“I’m at peace with my situation,” Ron told me on Saturday. “It’s a lot easier than fighting against something you can’t control. I’ve had a great life blessed with a wonderful family and a long, rewarding career in the NHL. If there’s a God, I’m looking forward to meeting him… and to seeing some old friends.

“This situation doesn’t scare me anymore. I’m not afraid of dying.”


10 comments on “A Dying Man’s Acceptance

  1. I am very saddened to hear of Ron’s illness it came as quite a shock when my sons Randy and Kevin told me on Easter Sunday.I have many good memories of the times we had years ago .Barb and Ron you were very good friends during the NHL years and after.Ron your smile and laughter will always be with me and my family.Sincerely Joanne Tufford

  2. I had the pleasure of spending the day golfing with Ron, and Bruce Hood. I thought I had stories to tell,
    But those guys topped all mine. Thanks Ron, for letting me be a part of your life, even if it was only for a day.. May the wind blow gently at your feet.
    Derek Keough, Kitchener, Ontario

  3. I remember Ron from Philadelphia in the days of the Broad Street Bullies. He is a very likeable man and I remember going on a road trip in the 70’s and we were wandering around the old Winnipeg Arena and met Ron. He first words were are you lost this isn’t the Spectrum. I asked Ron where he was going from here and he said he did not know. He would get up in the morning and look at his book to find out what he was doing. Ron was a great referee and my prayers are with him and his family at this time.

  4. Very saddened to hear this about Ron. He was my favorite referee back in my days as a young official. I was able to meet and socialize with him several years while attending Bruce’s referee school in Guelph in the 80’s and found him to be a great teacher and respected gentleman. His guidance, although brief, helped me in my years as an official and now an official’s supervisor. Prayers to him and his family at this time.

  5. I am saddened to hear about my “Uncle Ron’s” failing health following his battle with cancer. It’s been years since I’ve seen Ron and Barb, unfortunately. Ron and Barb played a significant role in my development from the time I was a young boy. We spent summers at their lovely home in Brampton around the pool. My mother and father (Gail and Don) were close friends with Ron and Barb during the early years growing up in Sudbury, ON, and they are “God-parents” to my sister Lori. I remember like it was yesterday when Ron contributed to my early hockey development by supplying some essential gear (helmet, etc) and providing some inspirational coaching relative to conduct on the ice, and sportsmanship. It amazes me how that has stuck with me throughout my life nearing 50 years old. I was so appreciatative, like a kid in a candy store, when Uncle Ron would let me choose “official” NHL pucks from this “clover-leaf” puck bag back in the 70’s, and I still have those pucks today. I plan on visiting Ron this week at the hospital to personally thank Ron, and Barb for the love they extended to me, my sisters and our family during my developmental years. I agree whole heartedly with others who have commented about Ron’s character and class. Very well respected man who will not be forgotten.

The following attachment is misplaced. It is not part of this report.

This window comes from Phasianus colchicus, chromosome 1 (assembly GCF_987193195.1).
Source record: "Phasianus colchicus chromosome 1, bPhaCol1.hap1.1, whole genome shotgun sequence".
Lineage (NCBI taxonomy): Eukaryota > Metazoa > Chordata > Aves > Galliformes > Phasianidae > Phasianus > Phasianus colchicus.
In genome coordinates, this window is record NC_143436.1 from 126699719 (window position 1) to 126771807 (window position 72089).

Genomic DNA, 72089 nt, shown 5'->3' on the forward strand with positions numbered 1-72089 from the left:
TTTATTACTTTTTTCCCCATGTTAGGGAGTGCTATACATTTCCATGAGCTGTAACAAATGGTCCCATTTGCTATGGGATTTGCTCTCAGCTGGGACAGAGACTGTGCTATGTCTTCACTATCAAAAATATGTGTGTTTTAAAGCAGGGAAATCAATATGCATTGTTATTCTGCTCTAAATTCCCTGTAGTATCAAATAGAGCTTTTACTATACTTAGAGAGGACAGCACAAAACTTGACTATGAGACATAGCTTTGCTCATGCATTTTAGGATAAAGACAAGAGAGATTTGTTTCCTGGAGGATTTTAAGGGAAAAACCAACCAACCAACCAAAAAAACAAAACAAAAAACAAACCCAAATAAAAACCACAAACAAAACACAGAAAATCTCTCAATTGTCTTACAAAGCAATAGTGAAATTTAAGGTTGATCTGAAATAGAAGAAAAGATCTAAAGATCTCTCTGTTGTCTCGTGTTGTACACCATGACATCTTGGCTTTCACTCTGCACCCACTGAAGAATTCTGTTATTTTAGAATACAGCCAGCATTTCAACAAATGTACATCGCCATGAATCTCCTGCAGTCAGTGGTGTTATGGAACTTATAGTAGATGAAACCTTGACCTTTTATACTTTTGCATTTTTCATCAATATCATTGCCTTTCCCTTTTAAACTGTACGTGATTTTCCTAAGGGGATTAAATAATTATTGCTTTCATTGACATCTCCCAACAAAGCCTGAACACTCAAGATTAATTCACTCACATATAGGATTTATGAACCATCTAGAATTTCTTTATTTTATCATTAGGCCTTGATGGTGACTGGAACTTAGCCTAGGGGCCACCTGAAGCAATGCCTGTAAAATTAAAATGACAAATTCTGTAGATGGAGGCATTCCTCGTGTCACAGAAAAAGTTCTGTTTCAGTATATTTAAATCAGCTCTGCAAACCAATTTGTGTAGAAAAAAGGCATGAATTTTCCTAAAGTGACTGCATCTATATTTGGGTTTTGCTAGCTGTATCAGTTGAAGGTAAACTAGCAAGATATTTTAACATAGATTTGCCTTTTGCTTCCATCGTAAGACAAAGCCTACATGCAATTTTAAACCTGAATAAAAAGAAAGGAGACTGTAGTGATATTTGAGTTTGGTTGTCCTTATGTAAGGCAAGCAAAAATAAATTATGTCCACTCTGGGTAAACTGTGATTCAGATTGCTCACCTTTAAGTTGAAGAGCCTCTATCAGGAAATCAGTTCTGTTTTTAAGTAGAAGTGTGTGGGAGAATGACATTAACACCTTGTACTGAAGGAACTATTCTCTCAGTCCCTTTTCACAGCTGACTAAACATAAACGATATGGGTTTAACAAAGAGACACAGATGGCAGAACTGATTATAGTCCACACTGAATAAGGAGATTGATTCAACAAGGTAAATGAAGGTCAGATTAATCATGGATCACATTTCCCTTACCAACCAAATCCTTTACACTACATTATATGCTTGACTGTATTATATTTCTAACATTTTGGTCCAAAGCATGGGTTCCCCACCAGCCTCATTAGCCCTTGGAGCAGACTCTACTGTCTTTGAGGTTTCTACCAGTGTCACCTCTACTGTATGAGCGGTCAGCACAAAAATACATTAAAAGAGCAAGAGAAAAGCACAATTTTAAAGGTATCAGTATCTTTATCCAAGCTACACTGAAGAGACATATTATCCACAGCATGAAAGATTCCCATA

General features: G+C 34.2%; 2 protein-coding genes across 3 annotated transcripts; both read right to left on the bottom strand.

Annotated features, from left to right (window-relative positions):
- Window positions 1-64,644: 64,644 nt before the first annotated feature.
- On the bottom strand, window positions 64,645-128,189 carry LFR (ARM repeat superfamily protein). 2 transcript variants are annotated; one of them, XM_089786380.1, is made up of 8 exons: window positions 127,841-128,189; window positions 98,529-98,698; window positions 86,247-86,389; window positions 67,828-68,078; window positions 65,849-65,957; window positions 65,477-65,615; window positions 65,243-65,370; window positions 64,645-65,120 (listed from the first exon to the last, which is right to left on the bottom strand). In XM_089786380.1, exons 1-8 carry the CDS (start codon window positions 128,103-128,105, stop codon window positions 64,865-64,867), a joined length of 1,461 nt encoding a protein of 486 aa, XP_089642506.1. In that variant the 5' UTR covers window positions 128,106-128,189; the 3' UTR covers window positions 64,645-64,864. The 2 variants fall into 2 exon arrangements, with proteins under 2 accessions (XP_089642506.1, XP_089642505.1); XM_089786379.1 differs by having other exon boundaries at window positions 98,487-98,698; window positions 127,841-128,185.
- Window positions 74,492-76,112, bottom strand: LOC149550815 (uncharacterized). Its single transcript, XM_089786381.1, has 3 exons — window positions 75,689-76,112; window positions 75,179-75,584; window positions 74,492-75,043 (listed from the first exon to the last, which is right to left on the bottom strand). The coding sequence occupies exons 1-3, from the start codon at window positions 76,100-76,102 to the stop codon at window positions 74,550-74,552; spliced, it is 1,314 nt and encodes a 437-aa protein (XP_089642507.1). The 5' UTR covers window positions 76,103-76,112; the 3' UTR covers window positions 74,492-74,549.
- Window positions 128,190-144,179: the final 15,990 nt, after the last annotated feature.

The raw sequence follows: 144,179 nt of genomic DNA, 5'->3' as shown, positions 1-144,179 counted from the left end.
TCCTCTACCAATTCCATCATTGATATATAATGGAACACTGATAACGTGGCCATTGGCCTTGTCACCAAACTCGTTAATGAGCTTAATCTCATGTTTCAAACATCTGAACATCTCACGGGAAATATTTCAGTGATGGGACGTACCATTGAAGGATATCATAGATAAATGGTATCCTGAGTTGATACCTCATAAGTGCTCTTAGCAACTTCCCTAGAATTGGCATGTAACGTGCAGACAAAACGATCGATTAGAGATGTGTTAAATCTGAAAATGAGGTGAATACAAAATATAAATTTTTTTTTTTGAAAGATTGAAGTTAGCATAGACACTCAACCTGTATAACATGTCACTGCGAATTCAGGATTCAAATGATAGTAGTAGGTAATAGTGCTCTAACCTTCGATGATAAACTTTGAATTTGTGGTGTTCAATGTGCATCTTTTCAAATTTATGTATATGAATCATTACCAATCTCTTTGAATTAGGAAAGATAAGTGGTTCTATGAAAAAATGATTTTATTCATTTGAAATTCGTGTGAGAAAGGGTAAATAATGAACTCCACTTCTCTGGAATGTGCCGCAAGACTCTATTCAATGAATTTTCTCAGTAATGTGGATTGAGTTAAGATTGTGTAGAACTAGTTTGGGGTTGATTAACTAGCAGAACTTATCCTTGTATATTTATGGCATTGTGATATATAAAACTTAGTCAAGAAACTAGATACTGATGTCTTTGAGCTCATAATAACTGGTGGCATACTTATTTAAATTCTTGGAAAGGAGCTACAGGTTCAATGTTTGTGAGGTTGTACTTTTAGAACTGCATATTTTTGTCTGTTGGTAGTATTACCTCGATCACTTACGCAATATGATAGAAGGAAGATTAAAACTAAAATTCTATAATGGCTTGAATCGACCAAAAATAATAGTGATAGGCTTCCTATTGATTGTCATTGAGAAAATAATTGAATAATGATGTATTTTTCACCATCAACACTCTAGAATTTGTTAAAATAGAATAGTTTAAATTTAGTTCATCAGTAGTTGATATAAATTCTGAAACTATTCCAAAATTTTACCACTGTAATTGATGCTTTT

6. I had the pleasure of formally meeting Ron in 2011 in my role as Secretary of the City of Brampton Sports Hall of Fame. Ron was inducted as a “Builder” that year. He was most gracious and so well spoken in his acceptance speech. Our paths would cross again at the Brampton YMCA in 2014 as he attempted to regain his life following his operation. Ron, we certainly “wowed” them in Yoga with our dexterity. I am honoured to carry the Yoga torch for both of us! You will always be my inspiration!

  7. Ron was kind enough to help run a hockey school for old timers in Brampton quite a few years back. He taught me how to skate properly. I am now 69, still playing. Thank you Ron.

  8. Bobby Orr called and spoke to myself and dad this morning.” What a class act”my dad said. When he put the phone down he looked at me and said, “now I’ve talked to everyone I’ve wanted too”

    Thank you Bobby
    Thank you to everyone for your phone calls, e-mails and funny stories. He is enjoying them all.

    Lisa, Brian and Barb Wicks

    1. I am saddened to hear the new about Mr. Wicks. A hideous disease poised to take a great man. I became an official after watching Mr. Wicks. I was 12. I am 50 now and still officiating minor hockey. Thanks and peace.

      Thom Harley

  9. I remember Ron well on the ice. I am 60 years old and have been watching NHL hockey since I was very young. When you have two older brother, an older sister, mom and dad who wouldn’t miss a game you don’t have much say in what to watch when a game was on. It was always Hockey Night in Canada every Saturday night in front of the TV so I grew to love the game. I remember Vern Buffey very well as I was good friends with his son. Ron, what a very brave man you are.